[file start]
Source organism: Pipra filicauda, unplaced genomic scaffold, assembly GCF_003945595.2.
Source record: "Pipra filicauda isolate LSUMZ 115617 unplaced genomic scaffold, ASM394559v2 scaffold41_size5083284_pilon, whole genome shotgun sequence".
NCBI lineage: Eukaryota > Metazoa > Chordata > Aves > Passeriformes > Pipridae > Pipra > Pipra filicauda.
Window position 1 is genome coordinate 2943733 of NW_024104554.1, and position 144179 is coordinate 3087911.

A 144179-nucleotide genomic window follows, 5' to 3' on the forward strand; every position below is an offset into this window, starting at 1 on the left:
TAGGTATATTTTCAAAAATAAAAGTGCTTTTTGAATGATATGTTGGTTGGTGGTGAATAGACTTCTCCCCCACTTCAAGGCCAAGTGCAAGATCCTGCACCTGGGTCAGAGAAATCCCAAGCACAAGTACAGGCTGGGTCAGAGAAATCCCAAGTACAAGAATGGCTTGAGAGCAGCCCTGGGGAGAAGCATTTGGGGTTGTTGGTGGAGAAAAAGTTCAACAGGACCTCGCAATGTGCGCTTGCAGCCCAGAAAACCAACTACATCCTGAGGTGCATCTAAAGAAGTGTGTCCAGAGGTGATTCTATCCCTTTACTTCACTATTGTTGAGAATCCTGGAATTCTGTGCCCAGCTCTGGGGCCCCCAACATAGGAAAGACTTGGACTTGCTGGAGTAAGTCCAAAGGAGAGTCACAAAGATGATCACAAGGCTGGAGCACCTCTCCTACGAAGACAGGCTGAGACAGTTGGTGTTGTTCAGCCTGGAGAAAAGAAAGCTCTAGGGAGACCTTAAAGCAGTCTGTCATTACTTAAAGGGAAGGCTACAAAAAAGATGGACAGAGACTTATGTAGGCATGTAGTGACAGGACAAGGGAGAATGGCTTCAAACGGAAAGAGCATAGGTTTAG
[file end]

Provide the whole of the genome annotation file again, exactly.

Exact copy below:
Source organism: Pipra filicauda, unplaced genomic scaffold, assembly GCF_003945595.2.
Source record: "Pipra filicauda isolate LSUMZ 115617 unplaced genomic scaffold, ASM394559v2 scaffold41_size5083284_pilon, whole genome shotgun sequence".
NCBI lineage: Eukaryota > Metazoa > Chordata > Aves > Passeriformes > Pipridae > Pipra > Pipra filicauda.
Window position 1 is genome coordinate 2943733 of NW_024104554.1, and position 144179 is coordinate 3087911.

A 144179-nucleotide genomic window follows, 5' to 3' on the forward strand; every position below is an offset into this window, starting at 1 on the left:
TAGGTATATTTTCAAAAATAAAAGTGCTTTTTGAATGATATGTTGGTTGGTGGTGAATAGACTTCTCCCCCACTTCAAGGCCAAGTGCAAGATCCTGCACCTGGGTCAGAGAAATCCCAAGCACAAGTACAGGCTGGGTCAGAGAAATCCCAAGTACAAGAATGGCTTGAGAGCAGCCCTGGGGAGAAGCATTTGGGGTTGTTGGTGGAGAAAAAGTTCAACAGGACCTCGCAATGTGCGCTTGCAGCCCAGAAAACCAACTACATCCTGAGGTGCATCTAAAGAAGTGTGTCCAGAGGTGATTCTATCCCTTTACTTCACTATTGTTGAGAATCCTGGAATTCTGTGCCCAGCTCTGGGGCCCCCAACATAGGAAAGACTTGGACTTGCTGGAGTAAGTCCAAAGGAGAGTCACAAAGATGATCACAAGGCTGGAGCACCTCTCCTACGAAGACAGGCTGAGACAGTTGGTGTTGTTCAGCCTGGAGAAAAGAAAGCTCTAGGGAGACCTTAAAGCAGTCTGTCATTACTTAAAGGGAAGGCTACAAAAAAGATGGACAGAGACTTATGTAGGCATGTAGTGACAGGACAAGGGAGAATGGCTTCAAACGGAAAGAGCATAGGTTTAG